|Coat Type||Short-medium, Medium, Long (Rare), Double-coated|
|Easy to Train||Yes|
|Good for new owners||Yes|
|Cost||$2000 – $2500|
Origin and History
The Silver German Shepherd coexists with all breed variations, which have a long history of being bred as the perfect herding dog. After the First World War, the breed was officially known as the “Alsatian Wolf Dog” in the UK.
In 1977, its name was changed back to German Shepherd. This correlates with anti-German sentiments that lasted throughout the war.
The ancestral origin of the silver German Shepherd is (as the name suggests) Germany, where General Max von Stephanitz spent 35 years of his life researching and breeding dogs.
In this process, he intended to develop the ideal herding dog and cross-bred different species because trying to get a better dog by breeding the same bloodline would be ineffective.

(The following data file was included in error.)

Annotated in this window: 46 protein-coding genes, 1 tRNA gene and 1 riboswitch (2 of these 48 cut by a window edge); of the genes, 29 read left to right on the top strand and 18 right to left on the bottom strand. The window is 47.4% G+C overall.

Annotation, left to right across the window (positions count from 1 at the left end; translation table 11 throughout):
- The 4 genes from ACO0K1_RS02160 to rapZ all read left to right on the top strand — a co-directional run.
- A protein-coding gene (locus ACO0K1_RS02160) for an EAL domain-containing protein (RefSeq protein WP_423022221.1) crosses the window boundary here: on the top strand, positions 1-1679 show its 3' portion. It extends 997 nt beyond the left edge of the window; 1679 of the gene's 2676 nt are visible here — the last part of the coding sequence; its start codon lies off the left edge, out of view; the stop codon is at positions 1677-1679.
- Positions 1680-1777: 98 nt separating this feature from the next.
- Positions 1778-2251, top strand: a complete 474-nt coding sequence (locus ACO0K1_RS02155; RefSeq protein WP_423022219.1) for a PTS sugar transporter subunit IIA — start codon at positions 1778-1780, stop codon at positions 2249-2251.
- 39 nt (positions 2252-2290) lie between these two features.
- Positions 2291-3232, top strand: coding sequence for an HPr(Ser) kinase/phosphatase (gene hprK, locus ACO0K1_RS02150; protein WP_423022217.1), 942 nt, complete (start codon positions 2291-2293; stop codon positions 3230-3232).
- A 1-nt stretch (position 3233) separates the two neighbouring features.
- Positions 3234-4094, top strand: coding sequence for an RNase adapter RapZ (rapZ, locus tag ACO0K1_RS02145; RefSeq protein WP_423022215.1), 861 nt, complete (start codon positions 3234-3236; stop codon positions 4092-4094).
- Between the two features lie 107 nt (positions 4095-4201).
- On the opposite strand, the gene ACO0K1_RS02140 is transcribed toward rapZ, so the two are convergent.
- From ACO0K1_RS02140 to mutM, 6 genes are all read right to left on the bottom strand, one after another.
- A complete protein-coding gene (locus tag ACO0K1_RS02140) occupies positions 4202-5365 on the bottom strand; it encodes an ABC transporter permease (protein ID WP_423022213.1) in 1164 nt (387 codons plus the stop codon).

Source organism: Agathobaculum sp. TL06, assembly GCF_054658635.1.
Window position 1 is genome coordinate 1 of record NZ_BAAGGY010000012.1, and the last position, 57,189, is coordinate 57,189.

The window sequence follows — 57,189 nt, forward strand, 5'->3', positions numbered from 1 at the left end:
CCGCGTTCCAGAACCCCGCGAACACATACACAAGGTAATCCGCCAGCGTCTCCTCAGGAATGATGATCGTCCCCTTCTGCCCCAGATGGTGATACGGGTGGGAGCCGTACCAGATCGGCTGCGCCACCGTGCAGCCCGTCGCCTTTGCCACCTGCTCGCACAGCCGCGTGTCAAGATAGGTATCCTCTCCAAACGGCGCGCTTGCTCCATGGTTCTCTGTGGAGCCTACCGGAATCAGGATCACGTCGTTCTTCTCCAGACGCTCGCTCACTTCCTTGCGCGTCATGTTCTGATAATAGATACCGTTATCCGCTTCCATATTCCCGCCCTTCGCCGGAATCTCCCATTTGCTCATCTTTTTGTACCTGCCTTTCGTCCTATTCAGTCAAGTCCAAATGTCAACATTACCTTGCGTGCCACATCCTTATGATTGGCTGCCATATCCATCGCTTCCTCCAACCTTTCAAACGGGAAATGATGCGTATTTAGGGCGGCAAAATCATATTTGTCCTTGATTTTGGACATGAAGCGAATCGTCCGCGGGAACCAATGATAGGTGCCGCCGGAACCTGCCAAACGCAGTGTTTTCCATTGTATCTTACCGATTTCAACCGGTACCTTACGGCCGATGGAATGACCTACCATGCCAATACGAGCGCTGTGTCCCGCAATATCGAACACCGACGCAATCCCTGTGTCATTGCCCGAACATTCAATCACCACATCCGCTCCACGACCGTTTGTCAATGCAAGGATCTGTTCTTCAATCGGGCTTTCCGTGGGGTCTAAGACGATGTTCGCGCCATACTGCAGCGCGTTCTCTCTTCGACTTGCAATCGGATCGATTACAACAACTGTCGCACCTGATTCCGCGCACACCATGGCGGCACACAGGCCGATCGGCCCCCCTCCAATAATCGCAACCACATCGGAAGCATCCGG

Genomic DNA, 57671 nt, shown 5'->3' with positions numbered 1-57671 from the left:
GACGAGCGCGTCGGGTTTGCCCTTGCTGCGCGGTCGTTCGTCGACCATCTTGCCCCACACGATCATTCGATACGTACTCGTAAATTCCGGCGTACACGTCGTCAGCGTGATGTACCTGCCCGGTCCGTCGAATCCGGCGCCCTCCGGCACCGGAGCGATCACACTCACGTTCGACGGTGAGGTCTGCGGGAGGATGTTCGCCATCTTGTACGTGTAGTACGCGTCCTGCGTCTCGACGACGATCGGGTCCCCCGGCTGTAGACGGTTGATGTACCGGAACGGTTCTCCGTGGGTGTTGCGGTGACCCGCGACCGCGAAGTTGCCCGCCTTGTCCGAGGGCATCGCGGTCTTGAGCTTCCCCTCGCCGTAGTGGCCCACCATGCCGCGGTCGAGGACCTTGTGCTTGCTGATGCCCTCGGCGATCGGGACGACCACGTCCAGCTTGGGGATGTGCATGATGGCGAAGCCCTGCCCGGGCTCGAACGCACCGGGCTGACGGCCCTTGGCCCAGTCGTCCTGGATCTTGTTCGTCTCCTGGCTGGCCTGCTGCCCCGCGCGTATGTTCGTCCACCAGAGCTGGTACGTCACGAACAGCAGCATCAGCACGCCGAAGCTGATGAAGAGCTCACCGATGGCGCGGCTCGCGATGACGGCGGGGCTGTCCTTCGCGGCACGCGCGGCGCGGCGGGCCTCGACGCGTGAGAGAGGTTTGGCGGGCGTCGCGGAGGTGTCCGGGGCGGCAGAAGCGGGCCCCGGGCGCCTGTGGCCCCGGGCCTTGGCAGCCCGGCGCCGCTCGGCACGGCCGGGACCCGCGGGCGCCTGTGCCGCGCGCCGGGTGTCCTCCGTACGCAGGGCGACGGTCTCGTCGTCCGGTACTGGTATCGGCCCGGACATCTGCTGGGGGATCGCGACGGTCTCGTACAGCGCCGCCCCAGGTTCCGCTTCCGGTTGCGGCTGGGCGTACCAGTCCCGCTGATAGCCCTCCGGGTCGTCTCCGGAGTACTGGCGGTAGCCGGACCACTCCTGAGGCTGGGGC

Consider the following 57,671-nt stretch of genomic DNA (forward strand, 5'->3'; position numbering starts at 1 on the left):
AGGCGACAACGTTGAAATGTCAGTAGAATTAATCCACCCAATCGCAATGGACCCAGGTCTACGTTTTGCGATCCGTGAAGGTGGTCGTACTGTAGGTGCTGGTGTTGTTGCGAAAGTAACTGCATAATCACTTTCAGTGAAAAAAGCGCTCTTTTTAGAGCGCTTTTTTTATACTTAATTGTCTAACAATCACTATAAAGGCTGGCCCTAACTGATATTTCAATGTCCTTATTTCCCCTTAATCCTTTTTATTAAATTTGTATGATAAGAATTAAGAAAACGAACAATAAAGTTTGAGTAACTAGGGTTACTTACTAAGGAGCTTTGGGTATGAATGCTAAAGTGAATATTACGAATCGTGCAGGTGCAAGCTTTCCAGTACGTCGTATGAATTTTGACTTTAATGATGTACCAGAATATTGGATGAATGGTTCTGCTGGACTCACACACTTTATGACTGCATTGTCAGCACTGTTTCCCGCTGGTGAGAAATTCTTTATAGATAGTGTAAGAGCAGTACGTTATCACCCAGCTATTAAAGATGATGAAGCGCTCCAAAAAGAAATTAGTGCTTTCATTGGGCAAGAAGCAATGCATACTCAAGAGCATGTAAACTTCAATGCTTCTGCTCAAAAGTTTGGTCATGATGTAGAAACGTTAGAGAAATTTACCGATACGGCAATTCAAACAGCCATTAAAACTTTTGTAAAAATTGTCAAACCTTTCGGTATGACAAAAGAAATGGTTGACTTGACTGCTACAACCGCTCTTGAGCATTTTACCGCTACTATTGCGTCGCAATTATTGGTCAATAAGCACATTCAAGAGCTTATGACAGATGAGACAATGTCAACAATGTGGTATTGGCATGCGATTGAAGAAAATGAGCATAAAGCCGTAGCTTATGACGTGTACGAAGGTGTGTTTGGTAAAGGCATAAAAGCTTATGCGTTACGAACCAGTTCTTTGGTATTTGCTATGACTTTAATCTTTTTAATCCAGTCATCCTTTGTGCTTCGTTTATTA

Ultimately, he did create the “perfect” dog, the German Shepherd. The different types of German Shepherds available today come from him. The breed ranked as the 4th most registered breed in 2022 by the American Kennel Club, and they remain popular all around the globe.
Although silver German Shepherds are a subset of the mainstream GSDs, they have precisely the same build and physique. Their breeding history is also no different than other German Shepherd Dogs.
They are a relatively modern breed, with their origin dating back to 1899. Silver GSDs have a wolf-like appearance and were originally working dogs developed for herding sheep.
But because of their friendly nature, intelligence, strength, obedience, and trainability, they are now bred worldwide for other types of work, such as search and rescue, police, military roles, disability assistance, and even acting roles.
Its appearance makes it stand out from other GSD dogs.
Watch All About The Silver German Shepherd In Our Video…
Blue, grey, white, liver, and silver German Shepherds within this range are considered unique and are pretty rare as well.
However, it goes without saying that amongst the 11 listed and recognized colors, the AKC breed standard prefers strong and rich colors, which is another reason behind the silver German Shepherds’ rarity.